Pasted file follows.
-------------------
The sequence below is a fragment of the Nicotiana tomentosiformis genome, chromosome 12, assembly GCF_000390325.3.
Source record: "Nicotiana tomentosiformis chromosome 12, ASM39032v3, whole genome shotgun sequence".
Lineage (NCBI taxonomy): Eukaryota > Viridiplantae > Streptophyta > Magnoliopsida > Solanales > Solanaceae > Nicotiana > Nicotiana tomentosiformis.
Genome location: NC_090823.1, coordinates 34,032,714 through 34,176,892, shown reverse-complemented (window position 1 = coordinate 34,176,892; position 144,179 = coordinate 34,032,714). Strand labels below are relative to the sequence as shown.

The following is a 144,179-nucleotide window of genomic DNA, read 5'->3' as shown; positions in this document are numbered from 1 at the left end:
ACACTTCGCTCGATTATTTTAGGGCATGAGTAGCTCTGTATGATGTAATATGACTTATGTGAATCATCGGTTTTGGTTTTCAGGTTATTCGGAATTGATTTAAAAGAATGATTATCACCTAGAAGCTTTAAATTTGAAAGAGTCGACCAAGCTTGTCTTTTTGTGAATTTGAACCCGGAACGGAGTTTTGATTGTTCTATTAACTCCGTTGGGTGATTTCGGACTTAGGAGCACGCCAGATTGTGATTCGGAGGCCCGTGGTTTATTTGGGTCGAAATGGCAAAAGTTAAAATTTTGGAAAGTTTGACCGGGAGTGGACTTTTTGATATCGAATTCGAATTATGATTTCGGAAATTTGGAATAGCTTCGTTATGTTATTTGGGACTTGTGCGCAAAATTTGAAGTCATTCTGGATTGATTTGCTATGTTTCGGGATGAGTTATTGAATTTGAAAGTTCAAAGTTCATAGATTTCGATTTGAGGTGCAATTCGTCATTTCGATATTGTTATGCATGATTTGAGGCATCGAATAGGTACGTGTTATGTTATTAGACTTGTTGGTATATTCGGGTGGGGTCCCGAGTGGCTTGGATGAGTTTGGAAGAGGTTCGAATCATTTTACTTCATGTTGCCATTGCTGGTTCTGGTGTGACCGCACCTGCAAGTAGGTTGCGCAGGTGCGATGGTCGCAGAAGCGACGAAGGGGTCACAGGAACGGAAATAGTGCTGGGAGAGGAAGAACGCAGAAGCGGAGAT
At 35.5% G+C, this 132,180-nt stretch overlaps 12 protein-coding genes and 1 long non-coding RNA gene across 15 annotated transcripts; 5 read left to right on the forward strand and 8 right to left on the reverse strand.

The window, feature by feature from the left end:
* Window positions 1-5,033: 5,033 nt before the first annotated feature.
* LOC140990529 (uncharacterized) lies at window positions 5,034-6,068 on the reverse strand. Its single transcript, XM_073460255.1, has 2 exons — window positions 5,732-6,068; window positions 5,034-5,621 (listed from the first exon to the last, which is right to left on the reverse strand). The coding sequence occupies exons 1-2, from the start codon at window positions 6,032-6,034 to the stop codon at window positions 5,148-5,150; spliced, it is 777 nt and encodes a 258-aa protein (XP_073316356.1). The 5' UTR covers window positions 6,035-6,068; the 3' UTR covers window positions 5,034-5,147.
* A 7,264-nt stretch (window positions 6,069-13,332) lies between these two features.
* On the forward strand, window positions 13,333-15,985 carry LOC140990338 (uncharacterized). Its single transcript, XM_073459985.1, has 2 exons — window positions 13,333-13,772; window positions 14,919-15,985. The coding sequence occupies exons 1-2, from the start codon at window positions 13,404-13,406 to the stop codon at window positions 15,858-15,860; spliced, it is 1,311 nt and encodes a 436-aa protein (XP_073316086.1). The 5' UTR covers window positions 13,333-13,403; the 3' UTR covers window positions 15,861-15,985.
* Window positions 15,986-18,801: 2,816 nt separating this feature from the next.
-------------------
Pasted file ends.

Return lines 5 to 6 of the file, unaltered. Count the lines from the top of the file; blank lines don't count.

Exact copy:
The following is a 144,179-nucleotide window of genomic DNA, read 5'->3' as shown; positions in this document are numbered from 1 at the left end:
ACACTTCGCTCGATTATTTTAGGGCATGAGTAGCTCTGTATGATGTAATATGACTTATGTGAATCATCGGTTTTGGTTTTCAGGTTATTCGGAATTGATTTAAAAGAATGATTATCACCTAGAAGCTTTAAATTTGAAAGAGTCGACCAAGCTTGTCTTTTTGTGAATTTGAACCCGGAACGGAGTTTTGATTGTTCTATTAACTCCGTTGGGTGATTTCGGACTTAGGAGCACGCCAGATTGTGATTCGGAGGCCCGTGGTTTATTTGGGTCGAAATGGCAAAAGTTAAAATTTTGGAAAGTTTGACCGGGAGTGGACTTTTTGATATCGAATTCGAATTATGATTTCGGAAATTTGGAATAGCTTCGTTATGTTATTTGGGACTTGTGCGCAAAATTTGAAGTCATTCTGGATTGATTTGCTATGTTTCGGGATGAGTTATTGAATTTGAAAGTTCAAAGTTCATAGATTTCGATTTGAGGTGCAATTCGTCATTTCGATATTGTTATGCATGATTTGAGGCATCGAATAGGTACGTGTTATGTTATTAGACTTGTTGGTATATTCGGGTGGGGTCCCGAGTGGCTTGGATGAGTTTGGAAGAGGTTCGAATCATTTTACTTCATGTTGCCATTGCTGGTTCTGGTGTGACCGCACCTGCAAGTAGGTTGCGCAGGTGCGATGGTCGCAGAAGCGACGAAGGGGTCACAGGAACGGAAATAGTGCTGGGAGAGGAAGAACGCAGAAGCGGAGAT